Zillow in talks to buy rival real-estate website Trulia: Source
(Reuters) - U.S. real estate website operator Zillow Inc Z.O is in advanced talks to buy smaller rival Trulia Inc TRLA.N, according to people familiar with the matter. Trulia shares jumped as much as 40.5 percent to $57 on Thursday, valuing the company at $2.10 billion, after Bloomberg News reported Zillow may reach a deal to buy the company as soon as next week. The stock ended up 32 percent at $53.74 on the New York Stock Exchange. The proposed acquisition would allow the company to corner a larger share of online spending on real estate listings and advertising.

Google under fire from regulators on EU privacy ruling

A Google search page is reflected in sunglasses in this photo illustration taken in BrusselsBy Julia Fioretti BRUSSELS (Reuters) - Google's GOOGL.O handling of "right to be forgotten" requests from European citizens came under fire by regulators after the search engine company restricted the removal of Internet links to European sites only, a person familiar with the matter said. Regulators quizzed Google over its decision to remove search results only from its European search engines such as google.co.uk, which means that anyone can easily access the same information by switching to the widely used google.com, said the source, who was present at the meeting. The European Union's top court in May ruled that people have a right to request that years-old personal information that is no longer relevant be removed from Internet search results. Google has so far approved more than half of roughly 90,000 incoming requests, sought additional information in about 15 percent of cases, and rejected around 30 percent of them, according to a source close to the company.



Facebook goes express to mega-cap status - now valued more than AT&T, Coke

A man is silhouetted against a video screen with an Facebook logo as he poses with an Dell laptop in this photo illustration taken in the central Bosnian town of ZenicaBy Chuck Mikolajczak NEW YORK (Reuters) - In the days after its infamously mishandled initial public offering in May 2012, it looked as if Facebook would struggle to become a must-own for fund managers. The gains represent a reversal of fortune for the social media company.



Minnesota man asked to leave Southwest flight after critical tweet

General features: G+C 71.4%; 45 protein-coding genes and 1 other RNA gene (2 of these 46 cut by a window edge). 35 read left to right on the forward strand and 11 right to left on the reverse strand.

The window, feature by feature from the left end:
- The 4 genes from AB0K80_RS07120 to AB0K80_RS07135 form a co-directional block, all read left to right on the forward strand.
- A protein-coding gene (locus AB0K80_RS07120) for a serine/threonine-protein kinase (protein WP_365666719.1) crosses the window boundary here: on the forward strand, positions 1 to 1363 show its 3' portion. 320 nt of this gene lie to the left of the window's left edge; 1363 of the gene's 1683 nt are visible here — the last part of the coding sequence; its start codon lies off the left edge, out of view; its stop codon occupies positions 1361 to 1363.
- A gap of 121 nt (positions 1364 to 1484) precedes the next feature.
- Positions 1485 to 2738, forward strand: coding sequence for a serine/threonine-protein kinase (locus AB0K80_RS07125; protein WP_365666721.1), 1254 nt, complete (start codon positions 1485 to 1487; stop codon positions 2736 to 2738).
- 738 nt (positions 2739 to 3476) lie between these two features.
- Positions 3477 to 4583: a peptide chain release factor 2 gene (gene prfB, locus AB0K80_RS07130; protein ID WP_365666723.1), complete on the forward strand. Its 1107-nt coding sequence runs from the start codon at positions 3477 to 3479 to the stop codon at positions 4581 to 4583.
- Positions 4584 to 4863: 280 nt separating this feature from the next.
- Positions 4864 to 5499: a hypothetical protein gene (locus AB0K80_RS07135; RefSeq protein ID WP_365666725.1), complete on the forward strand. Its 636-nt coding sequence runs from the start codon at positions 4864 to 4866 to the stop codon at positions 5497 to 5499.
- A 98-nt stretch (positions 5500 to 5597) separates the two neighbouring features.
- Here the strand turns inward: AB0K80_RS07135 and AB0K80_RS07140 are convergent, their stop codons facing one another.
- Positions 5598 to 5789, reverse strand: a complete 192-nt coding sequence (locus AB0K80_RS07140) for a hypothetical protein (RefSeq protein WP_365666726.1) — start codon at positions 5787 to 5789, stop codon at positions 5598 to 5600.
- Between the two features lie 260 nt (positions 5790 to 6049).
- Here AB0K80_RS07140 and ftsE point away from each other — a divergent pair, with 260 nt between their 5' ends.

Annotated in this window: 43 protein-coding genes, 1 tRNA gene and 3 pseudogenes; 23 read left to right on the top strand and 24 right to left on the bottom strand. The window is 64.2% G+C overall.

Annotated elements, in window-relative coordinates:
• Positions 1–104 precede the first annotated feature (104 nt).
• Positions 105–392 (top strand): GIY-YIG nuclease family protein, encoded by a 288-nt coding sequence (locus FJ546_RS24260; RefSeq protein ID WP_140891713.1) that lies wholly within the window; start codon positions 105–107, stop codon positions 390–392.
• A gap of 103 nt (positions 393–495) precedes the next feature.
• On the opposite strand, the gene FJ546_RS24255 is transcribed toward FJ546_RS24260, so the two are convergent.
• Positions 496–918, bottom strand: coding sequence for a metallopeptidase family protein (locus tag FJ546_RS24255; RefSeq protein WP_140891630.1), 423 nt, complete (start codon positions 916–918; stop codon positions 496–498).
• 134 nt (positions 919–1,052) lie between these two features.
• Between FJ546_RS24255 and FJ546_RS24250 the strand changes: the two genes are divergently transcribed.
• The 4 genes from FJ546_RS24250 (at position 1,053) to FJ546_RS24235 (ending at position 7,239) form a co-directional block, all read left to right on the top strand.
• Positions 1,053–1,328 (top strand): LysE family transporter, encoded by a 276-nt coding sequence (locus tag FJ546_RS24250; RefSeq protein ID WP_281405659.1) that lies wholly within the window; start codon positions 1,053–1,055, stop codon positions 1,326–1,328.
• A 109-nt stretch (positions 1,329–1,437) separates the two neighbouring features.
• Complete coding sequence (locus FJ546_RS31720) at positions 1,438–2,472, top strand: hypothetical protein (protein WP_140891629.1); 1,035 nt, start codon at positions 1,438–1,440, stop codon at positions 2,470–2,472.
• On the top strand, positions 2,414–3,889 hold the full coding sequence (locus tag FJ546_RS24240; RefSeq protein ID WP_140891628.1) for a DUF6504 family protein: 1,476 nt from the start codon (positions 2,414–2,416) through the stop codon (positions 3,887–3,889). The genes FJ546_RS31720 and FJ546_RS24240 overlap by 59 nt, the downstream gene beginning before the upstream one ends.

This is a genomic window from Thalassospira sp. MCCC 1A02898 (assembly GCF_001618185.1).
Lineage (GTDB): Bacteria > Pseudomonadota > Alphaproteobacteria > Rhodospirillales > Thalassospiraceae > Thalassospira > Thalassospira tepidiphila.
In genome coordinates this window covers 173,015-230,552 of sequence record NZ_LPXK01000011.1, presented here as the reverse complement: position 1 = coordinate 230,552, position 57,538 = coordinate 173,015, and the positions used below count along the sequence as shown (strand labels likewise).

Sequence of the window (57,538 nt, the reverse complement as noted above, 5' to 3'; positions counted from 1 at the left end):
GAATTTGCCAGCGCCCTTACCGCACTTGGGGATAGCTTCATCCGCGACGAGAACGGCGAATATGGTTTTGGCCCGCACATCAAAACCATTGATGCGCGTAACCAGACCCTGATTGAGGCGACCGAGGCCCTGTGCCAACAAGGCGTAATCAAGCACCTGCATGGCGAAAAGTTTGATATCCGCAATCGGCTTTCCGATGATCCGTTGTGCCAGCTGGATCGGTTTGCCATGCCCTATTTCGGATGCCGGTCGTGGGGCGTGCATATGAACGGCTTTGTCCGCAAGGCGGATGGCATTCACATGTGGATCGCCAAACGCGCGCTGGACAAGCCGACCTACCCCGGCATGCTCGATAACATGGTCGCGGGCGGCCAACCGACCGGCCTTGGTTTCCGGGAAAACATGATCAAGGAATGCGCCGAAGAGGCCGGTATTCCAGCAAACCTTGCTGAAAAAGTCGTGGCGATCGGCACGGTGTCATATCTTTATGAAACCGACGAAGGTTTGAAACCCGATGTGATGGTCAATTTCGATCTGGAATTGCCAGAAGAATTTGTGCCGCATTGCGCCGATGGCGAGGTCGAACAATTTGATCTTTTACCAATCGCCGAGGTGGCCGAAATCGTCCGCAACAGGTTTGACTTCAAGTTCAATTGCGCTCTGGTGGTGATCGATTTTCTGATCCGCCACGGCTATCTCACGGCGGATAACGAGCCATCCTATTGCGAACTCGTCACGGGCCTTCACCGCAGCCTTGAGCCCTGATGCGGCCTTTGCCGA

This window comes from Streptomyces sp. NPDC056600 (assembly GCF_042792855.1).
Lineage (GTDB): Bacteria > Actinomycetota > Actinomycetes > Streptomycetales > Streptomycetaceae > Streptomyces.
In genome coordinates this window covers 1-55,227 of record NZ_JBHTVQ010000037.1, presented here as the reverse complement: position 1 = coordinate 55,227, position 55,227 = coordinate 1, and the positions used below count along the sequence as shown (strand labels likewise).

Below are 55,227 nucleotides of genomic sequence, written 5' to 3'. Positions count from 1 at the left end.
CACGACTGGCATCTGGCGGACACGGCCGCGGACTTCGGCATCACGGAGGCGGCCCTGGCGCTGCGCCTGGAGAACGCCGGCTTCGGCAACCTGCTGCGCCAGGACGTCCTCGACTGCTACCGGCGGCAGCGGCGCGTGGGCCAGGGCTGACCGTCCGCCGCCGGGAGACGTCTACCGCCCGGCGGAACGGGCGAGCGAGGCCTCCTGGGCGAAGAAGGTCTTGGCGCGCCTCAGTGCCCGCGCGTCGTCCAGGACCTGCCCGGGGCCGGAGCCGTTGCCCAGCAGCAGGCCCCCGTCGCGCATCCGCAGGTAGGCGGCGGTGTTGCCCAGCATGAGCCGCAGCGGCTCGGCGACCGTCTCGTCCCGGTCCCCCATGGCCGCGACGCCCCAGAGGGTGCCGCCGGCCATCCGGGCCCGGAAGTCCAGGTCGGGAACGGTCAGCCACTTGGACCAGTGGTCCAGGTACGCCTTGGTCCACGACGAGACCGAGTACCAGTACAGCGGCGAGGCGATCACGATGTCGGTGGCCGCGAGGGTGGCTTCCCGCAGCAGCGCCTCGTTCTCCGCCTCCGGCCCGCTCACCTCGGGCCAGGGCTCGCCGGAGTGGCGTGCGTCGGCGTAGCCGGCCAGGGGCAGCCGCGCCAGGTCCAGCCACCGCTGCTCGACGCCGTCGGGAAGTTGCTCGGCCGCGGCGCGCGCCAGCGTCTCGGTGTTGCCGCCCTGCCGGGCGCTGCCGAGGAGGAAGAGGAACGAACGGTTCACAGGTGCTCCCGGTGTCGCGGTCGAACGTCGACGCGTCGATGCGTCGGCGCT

Southwest Airlines jets wait on the tarmac at Denver International Airport in Denver(Story refiled to correct typographical error on third paragraph) (Reuters) - A Minnesota man and his two sons were asked to leave a Southwest Airlines flight after the man sent a tweet complaining about being treated rudely by a gate agent. Duff Watson said he was flying from Denver to Minneapolis on Sunday and tried to board in a spot for frequent flyer privileges he held and take his sons, ages 6 and 9, with him, even though they had a later spot to board the plane. Watson replied that he had boarded early with them before and then sent out a tweet that read "RUDEST AGENT IN DENVER. Once at the gate, the agent said that unless the tweet was deleted, police would be called and the family would not be allowed back onboard.



Facebook shares hit record high as market likes earnings

Facebook CEO Mark Zuckerberg speaks during a news conference at Facebook headquarters in Palo AltoShares of Facebook Inc hit a record high on Thursday after a surge in mobile advertising revenue helped the world's No. 1 social network trounce analysts' expectations for quarterly profit and revenue. At that price, Facebook's market value is just short of $200 billion, putting the company in position to overtake IBM Corp as the fourth-largest U.S.-listed tech company. The top three are Apple Inc , Google Inc and Microsoft Corp . At $100, Facebook would be valued at more than $250 billion.



ECB says website hacked, no sensitive data affected

A passerby uses his smartphone to take a picture of the euro sign landmark in front of the headquarters of the European Central Bank (ECB) in FrankfurtThe European Central Bank said on Thursday its website had been hacked and some email addresses and other contact information stolen but insisted no market-sensitive data were affected. The hackers broke into a database storing details of people who had registered for ECB conferences, visits and other events, the bank said. "No internal systems or market sensitive data were compromised," the ECB said in a statement. The ECB is currently running a particularly sensitive review of the euro zone's top lenders, collecting streams of data to gauge whether banks have valued loans and other assets correctly, before it starts supervising them.



China regulator determines Qualcomm has monopoly: state-run newspaper